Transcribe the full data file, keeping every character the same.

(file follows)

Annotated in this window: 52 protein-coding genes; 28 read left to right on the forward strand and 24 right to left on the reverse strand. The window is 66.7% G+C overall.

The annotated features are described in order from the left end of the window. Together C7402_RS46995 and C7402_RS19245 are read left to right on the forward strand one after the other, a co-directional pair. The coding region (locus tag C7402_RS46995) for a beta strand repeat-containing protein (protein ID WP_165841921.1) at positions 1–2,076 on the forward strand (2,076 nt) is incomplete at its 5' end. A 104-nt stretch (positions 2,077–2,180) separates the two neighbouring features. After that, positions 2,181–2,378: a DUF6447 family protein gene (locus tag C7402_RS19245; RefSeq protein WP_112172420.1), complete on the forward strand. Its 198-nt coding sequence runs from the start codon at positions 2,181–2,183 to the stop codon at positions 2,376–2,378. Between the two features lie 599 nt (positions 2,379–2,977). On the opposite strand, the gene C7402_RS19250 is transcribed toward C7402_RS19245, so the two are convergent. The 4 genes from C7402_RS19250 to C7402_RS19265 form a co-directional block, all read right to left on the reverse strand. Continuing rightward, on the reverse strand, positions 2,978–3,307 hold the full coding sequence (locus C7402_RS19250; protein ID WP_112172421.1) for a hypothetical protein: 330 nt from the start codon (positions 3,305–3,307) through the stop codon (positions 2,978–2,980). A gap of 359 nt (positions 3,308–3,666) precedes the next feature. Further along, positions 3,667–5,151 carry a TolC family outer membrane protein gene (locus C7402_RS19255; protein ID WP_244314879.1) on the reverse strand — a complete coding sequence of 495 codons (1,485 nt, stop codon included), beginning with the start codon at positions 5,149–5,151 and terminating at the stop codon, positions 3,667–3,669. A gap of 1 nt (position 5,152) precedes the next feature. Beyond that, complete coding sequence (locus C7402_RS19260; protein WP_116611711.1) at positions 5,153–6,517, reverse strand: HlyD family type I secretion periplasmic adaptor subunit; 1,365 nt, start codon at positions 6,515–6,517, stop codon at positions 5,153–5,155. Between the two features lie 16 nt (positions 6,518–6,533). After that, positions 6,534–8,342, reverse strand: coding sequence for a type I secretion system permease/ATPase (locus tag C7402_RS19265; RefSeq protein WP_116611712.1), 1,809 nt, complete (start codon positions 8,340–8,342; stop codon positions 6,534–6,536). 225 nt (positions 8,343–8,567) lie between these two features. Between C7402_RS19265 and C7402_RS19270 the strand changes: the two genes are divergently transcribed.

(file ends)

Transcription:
Annotated in this window: 52 protein-coding genes; 28 read left to right on the forward strand and 24 right to left on the reverse strand. The window is 66.7% G+C overall.

The annotated features are described in order from the left end of the window. Together C7402_RS46995 and C7402_RS19245 are read left to right on the forward strand one after the other, a co-directional pair. The coding region (locus tag C7402_RS46995) for a beta strand repeat-containing protein (protein ID WP_165841921.1) at positions 1–2,076 on the forward strand (2,076 nt) is incomplete at its 5' end. A 104-nt stretch (positions 2,077–2,180) separates the two neighbouring features. After that, positions 2,181–2,378: a DUF6447 family protein gene (locus tag C7402_RS19245; RefSeq protein WP_112172420.1), complete on the forward strand. Its 198-nt coding sequence runs from the start codon at positions 2,181–2,183 to the stop codon at positions 2,376–2,378. Between the two features lie 599 nt (positions 2,379–2,977). On the opposite strand, the gene C7402_RS19250 is transcribed toward C7402_RS19245, so the two are convergent. The 4 genes from C7402_RS19250 to C7402_RS19265 form a co-directional block, all read right to left on the reverse strand. Continuing rightward, on the reverse strand, positions 2,978–3,307 hold the full coding sequence (locus C7402_RS19250; protein ID WP_112172421.1) for a hypothetical protein: 330 nt from the start codon (positions 3,305–3,307) through the stop codon (positions 2,978–2,980). A gap of 359 nt (positions 3,308–3,666) precedes the next feature. Further along, positions 3,667–5,151 carry a TolC family outer membrane protein gene (locus C7402_RS19255; protein ID WP_244314879.1) on the reverse strand — a complete coding sequence of 495 codons (1,485 nt, stop codon included), beginning with the start codon at positions 5,149–5,151 and terminating at the stop codon, positions 3,667–3,669. A gap of 1 nt (position 5,152) precedes the next feature. Beyond that, complete coding sequence (locus C7402_RS19260; protein WP_116611711.1) at positions 5,153–6,517, reverse strand: HlyD family type I secretion periplasmic adaptor subunit; 1,365 nt, start codon at positions 6,515–6,517, stop codon at positions 5,153–5,155. Between the two features lie 16 nt (positions 6,518–6,533). After that, positions 6,534–8,342, reverse strand: coding sequence for a type I secretion system permease/ATPase (locus tag C7402_RS19265; RefSeq protein WP_116611712.1), 1,809 nt, complete (start codon positions 8,340–8,342; stop codon positions 6,534–6,536). 225 nt (positions 8,343–8,567) lie between these two features. Between C7402_RS19265 and C7402_RS19270 the strand changes: the two genes are divergently transcribed.